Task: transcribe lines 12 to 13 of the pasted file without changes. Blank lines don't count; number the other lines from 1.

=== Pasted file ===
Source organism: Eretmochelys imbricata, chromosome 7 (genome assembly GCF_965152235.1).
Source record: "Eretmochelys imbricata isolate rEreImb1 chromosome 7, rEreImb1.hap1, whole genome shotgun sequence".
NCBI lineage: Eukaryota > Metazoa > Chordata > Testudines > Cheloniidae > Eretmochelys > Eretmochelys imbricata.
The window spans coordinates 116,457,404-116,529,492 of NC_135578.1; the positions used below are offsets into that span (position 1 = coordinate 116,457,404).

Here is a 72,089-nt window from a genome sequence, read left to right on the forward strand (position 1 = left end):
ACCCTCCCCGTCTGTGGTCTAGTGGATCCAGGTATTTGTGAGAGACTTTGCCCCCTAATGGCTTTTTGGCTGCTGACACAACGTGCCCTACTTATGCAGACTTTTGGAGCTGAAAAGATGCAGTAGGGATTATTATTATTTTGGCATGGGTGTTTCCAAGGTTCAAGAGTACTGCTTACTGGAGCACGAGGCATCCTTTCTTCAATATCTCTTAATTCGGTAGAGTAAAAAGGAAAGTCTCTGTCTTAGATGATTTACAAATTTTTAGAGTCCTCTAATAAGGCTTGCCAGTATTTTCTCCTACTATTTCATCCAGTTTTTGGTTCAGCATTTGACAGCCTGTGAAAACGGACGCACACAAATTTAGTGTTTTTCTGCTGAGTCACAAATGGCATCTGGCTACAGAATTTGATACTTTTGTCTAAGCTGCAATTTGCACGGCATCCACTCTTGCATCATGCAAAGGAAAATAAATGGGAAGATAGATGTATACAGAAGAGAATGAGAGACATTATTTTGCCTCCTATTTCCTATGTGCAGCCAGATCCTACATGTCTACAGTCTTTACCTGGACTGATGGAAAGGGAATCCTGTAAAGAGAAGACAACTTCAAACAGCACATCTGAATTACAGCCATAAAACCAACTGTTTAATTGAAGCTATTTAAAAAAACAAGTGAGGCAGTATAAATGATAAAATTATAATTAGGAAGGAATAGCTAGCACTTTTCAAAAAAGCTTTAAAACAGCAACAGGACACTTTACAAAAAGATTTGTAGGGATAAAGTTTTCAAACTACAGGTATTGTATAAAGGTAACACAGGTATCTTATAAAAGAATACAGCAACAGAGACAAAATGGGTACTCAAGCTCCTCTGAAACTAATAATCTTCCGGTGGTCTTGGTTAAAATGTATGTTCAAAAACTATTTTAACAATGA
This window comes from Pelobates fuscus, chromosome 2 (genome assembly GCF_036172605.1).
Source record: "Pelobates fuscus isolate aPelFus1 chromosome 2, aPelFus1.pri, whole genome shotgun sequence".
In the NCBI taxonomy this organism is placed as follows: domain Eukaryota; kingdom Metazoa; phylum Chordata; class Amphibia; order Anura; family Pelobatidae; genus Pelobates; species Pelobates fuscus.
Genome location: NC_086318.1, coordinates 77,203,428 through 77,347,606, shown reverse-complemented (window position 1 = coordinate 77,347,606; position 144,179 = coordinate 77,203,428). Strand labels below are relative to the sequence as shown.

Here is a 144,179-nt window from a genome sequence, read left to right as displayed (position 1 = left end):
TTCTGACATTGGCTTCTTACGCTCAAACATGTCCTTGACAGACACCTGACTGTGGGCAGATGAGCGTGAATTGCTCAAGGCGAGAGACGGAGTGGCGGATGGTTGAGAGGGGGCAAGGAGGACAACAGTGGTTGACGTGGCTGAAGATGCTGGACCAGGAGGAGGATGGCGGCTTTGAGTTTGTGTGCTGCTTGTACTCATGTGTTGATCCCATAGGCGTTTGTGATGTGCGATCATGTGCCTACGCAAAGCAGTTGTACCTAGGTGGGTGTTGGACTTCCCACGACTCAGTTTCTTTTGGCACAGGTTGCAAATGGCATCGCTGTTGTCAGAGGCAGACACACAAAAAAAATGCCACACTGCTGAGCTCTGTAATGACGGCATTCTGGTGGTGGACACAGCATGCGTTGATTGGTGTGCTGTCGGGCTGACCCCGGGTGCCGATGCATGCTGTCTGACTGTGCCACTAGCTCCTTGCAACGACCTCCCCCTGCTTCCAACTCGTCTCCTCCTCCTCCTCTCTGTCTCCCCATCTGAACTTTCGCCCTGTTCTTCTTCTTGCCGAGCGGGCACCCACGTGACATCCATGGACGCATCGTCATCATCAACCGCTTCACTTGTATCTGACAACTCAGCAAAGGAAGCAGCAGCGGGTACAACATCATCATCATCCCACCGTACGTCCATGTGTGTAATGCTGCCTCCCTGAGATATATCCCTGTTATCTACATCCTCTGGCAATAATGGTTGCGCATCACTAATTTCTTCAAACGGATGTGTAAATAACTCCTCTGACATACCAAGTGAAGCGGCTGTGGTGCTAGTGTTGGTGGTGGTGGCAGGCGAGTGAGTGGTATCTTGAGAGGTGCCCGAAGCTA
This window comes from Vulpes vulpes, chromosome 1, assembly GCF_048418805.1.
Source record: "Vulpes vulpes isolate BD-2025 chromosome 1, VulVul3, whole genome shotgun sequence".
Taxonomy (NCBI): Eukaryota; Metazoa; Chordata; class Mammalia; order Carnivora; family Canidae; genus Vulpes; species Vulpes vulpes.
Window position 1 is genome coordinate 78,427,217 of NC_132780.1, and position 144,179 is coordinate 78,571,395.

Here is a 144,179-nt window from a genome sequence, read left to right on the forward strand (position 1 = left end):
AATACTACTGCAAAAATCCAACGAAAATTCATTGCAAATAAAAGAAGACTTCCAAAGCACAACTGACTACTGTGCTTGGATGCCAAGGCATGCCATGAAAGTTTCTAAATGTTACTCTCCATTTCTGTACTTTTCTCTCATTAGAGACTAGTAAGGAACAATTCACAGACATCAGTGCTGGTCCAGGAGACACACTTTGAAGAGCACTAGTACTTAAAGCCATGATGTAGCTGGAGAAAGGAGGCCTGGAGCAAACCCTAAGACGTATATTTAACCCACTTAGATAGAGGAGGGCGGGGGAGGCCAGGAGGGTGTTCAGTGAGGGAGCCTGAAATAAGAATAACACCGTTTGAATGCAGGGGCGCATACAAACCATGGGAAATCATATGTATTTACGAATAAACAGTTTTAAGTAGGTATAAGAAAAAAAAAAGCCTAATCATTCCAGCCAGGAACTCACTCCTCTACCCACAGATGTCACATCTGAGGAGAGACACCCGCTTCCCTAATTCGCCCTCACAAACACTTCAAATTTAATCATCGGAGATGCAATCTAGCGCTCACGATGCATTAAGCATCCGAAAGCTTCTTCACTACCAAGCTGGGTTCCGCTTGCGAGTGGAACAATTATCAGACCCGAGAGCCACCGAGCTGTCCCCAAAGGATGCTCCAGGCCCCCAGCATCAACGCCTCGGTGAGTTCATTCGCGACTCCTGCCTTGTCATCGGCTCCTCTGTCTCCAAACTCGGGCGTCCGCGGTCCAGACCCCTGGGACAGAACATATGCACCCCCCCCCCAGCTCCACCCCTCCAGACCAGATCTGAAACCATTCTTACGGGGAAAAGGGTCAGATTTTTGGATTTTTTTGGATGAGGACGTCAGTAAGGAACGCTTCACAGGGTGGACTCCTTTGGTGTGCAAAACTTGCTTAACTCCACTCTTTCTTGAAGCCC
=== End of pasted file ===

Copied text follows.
TTCTGACATTGGCTTCTTACGCTCAAACATGTCCTTGACAGACACCTGACTGTGGGCAGATGAGCGTGAATTGCTCAAGGCGAGAGACGGAGTGGCGGATGGTTGAGAGGGGGCAAGGAGGACAACAGTGGTTGACGTGGCTGAAGATGCTGGACCAGGAGGAGGATGGCGGCTTTGAGTTTGTGTGCTGCTTGTACTCATGTGTTGATCCCATAGGCGTTTGTGATGTGCGATCATGTGCCTACGCAAAGCAGTTGTACCTAGGTGGGTGTTGGACTTCCCACGACTCAGTTTCTTTTGGCACAGGTTGCAAATGGCATCGCTGTTGTCAGAGGCAGACACACAAAAAAAATGCCACACTGCTGAGCTCTGTAATGACGGCATTCTGGTGGTGGACACAGCATGCGTTGATTGGTGTGCTGTCGGGCTGACCCCGGGTGCCGATGCATGCTGTCTGACTGTGCCACTAGCTCCTTGCAACGACCTCCCCCTGCTTCCAACTCGTCTCCTCCTCCTCCTCTCTGTCTCCCCATCTGAACTTTCGCCCTGTTCTTCTTCTTGCCGAGCGGGCACCCACGTGACATCCATGGACGCATCGTCATCATCAACCGCTTCACTTGTATCTGACAACTCAGCAAAGGAAGCAGCAGCGGGTACAACATCATCATCATCCCACCGTACGTCCATGTGTGTAATGCTGCCTCCCTGAGATATATCCCTGTTATCTACATCCTCTGGCAATAATGGTTGCGCATCACTAATTTCTTCAAACGGATGTGTAAATAACTCCTCTGACATACCAAGTGAAGCGGCTGTGGTGCTAGTGTTGGTGGTGGTGGCAGGCGAGTGAGTGGTATCTTGAGAGGTGCCCGAAGCTA
This window comes from Vulpes vulpes, chromosome 1, assembly GCF_048418805.1.